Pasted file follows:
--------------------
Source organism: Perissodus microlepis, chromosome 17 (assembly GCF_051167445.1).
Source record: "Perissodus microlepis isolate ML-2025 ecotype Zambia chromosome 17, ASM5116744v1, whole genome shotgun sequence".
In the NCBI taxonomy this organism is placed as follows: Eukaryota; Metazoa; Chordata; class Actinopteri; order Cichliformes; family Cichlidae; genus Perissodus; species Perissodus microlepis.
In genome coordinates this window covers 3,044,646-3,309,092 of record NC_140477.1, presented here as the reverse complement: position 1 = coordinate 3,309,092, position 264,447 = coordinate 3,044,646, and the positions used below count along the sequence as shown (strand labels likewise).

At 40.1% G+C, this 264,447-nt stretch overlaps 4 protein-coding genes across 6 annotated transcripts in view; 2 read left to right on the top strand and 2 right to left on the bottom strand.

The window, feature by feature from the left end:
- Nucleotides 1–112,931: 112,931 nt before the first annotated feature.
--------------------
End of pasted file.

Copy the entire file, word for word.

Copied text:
Source organism: Perissodus microlepis, chromosome 17 (assembly GCF_051167445.1).
Source record: "Perissodus microlepis isolate ML-2025 ecotype Zambia chromosome 17, ASM5116744v1, whole genome shotgun sequence".
In the NCBI taxonomy this organism is placed as follows: Eukaryota; Metazoa; Chordata; class Actinopteri; order Cichliformes; family Cichlidae; genus Perissodus; species Perissodus microlepis.
In genome coordinates this window covers 3,044,646-3,309,092 of record NC_140477.1, presented here as the reverse complement: position 1 = coordinate 3,309,092, position 264,447 = coordinate 3,044,646, and the positions used below count along the sequence as shown (strand labels likewise).

At 40.1% G+C, this 264,447-nt stretch overlaps 4 protein-coding genes across 6 annotated transcripts in view; 2 read left to right on the top strand and 2 right to left on the bottom strand.

The window, feature by feature from the left end:
- Nucleotides 1–112,931: 112,931 nt before the first annotated feature.